Feeling pleasantly relaxed the bell was rung for dinner and we all made our way to our tables for the dinner and speeches  (little did we all know, there were some ‘singing waiters’ to keep us all in high spirits, no chance of a post dinner snooze! By the time the singing waiters had finished with us, we were all ears for the speeches and feeling pumped up for an evening’s dancing.).

I have to mention here how particularly special this dear friend of mine is. I’ve only ever known her to be smiling, positive, caring and thinking of others. Life has dealt her a tough hand; with the unexpected and sudden death of her father to a brain tumour and, a few year’s later, her dear sister, Lauren, also passed away due to brain cancer.  Both her and dear Mum have been absolute troupers. My friend, Alice, raised nearly £40,000 for Cancer Research UK and carried the Olympic Torch through Hatfield, UK, on Sunday July 8 2012;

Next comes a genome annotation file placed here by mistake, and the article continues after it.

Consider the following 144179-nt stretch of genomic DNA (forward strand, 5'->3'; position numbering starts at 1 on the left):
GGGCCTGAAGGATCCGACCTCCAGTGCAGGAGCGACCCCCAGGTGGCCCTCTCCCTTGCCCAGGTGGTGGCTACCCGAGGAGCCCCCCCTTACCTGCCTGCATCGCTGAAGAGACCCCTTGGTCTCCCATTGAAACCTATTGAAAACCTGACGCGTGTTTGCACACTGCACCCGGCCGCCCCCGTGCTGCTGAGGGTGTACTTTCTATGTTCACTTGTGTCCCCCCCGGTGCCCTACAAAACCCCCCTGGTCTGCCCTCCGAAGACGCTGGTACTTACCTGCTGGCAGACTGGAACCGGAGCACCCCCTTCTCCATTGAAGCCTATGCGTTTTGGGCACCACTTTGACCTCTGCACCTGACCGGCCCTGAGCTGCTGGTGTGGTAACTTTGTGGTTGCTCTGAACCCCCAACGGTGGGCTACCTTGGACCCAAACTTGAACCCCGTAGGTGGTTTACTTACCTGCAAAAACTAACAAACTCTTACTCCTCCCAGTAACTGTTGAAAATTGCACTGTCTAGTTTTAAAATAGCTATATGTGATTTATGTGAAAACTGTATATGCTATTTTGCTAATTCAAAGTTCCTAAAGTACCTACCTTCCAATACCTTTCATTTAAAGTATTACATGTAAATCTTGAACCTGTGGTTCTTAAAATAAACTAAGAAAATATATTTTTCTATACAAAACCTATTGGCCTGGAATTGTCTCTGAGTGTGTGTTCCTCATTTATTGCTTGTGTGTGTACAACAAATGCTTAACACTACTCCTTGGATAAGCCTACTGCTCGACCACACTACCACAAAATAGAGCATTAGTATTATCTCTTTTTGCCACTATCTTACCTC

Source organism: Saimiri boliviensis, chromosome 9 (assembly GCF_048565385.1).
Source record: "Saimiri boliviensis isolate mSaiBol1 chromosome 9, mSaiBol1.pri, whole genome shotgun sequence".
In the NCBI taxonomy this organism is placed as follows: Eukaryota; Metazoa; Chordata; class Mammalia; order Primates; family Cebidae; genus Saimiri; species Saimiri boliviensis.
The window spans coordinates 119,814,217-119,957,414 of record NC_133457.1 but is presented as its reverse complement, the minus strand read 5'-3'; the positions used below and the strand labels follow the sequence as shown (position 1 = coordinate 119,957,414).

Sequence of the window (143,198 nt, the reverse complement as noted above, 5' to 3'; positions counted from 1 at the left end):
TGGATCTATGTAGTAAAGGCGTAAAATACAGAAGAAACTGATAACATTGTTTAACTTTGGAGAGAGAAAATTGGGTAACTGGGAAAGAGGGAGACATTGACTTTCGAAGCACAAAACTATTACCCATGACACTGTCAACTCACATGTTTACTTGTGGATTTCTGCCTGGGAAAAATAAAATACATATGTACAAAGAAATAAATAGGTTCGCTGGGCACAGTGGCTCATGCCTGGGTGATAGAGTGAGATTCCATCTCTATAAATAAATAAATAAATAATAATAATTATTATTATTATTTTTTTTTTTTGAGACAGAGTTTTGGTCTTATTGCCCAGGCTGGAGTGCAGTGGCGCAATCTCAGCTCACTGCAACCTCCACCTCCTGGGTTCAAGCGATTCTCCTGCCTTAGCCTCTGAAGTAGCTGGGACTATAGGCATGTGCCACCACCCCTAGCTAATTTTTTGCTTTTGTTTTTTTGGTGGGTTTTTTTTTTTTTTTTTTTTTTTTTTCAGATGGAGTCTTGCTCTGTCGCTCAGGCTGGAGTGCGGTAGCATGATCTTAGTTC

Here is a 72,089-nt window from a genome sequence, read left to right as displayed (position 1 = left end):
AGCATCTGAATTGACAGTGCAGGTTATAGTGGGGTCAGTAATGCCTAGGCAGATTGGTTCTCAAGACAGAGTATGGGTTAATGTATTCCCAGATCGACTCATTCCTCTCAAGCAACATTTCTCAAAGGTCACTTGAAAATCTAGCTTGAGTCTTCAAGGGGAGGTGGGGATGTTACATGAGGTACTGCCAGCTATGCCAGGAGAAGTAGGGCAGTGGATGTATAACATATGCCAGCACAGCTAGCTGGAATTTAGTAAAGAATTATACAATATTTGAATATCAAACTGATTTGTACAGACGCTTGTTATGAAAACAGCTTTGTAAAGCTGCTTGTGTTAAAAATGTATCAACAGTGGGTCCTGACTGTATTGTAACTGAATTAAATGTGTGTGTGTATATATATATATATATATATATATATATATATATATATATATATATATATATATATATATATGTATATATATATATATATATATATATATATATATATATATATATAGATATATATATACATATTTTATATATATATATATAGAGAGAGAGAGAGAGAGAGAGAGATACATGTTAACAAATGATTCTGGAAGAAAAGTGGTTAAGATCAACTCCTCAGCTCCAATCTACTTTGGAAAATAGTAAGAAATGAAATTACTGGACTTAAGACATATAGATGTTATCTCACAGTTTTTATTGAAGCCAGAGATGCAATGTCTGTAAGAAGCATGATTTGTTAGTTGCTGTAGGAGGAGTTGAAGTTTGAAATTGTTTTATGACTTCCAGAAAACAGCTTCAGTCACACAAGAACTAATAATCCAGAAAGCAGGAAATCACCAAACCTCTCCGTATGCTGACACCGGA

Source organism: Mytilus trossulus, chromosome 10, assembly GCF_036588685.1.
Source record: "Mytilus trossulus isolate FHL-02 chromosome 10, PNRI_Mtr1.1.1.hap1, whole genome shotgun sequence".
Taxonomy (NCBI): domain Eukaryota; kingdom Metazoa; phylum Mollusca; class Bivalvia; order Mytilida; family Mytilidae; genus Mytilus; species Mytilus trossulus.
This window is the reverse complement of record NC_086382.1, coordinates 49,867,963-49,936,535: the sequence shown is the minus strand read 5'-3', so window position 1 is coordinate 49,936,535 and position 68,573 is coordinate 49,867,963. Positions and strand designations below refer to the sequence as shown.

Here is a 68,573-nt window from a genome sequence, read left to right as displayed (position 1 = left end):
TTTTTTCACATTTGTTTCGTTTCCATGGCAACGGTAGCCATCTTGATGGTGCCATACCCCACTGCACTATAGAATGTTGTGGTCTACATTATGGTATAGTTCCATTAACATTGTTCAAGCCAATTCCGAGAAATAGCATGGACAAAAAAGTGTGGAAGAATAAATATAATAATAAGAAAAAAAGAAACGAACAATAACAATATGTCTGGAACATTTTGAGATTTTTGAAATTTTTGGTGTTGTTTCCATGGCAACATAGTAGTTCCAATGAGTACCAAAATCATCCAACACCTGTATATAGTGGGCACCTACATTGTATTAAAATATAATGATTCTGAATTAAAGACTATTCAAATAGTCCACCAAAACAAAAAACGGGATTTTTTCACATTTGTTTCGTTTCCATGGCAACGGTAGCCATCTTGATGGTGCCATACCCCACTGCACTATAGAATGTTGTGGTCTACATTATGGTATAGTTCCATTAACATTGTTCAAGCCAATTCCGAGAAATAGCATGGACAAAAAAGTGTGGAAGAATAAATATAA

“Thanks to support of Lauren’s friends and family and the very generous donations, inspired by Lauren’s story. A big honour for me, and a huge source of amusement for Lauren, I’m sure!” (Alice Breheny)

And so, as anyone reading this will imagine, this wedding was extremely touching in so many ways, not just on the happy union of two incredible people, but in memory of two very special people, taken too soon. It was a wedding filled with happiness, tears, laughter, memories and positive thoughts to the future – the full roller coaster of emotions!

As the official photographer rightly puts it (and you simply MUST check out the incredible photographs!);

“Anyone who was bored at Alice and Mike’s wedding at the Grove last weekend deserved to be thrown out.  They were determined to give their guests a great time and every minute of the day was filled.  In no particular order they had … the beautiful setting of The Grove, candy floss, a photobooth, a caricaturist, Keith the Thief (a pickpocket), a magician (amazing), hilarious and very talented singing waiters, a spectacular evening disco, a dancing competition and air guitars.  And best of all a great crowd of friends and family who lapped it up and rocked the night away.  Add to that a fantastic couple and their four much loved children to welcome everyone and it all adds up to quite some wedding.”

It really was one of the best weddings I have ever attended. There was such a positive vibe amongst everyone and it was definitely worth the flight to be there! Alice, ever thoughtful and caring, left a surprise waiting for me on the dinner table at the wedding, which brought a tear to my eye…

A beautiful gift from my friend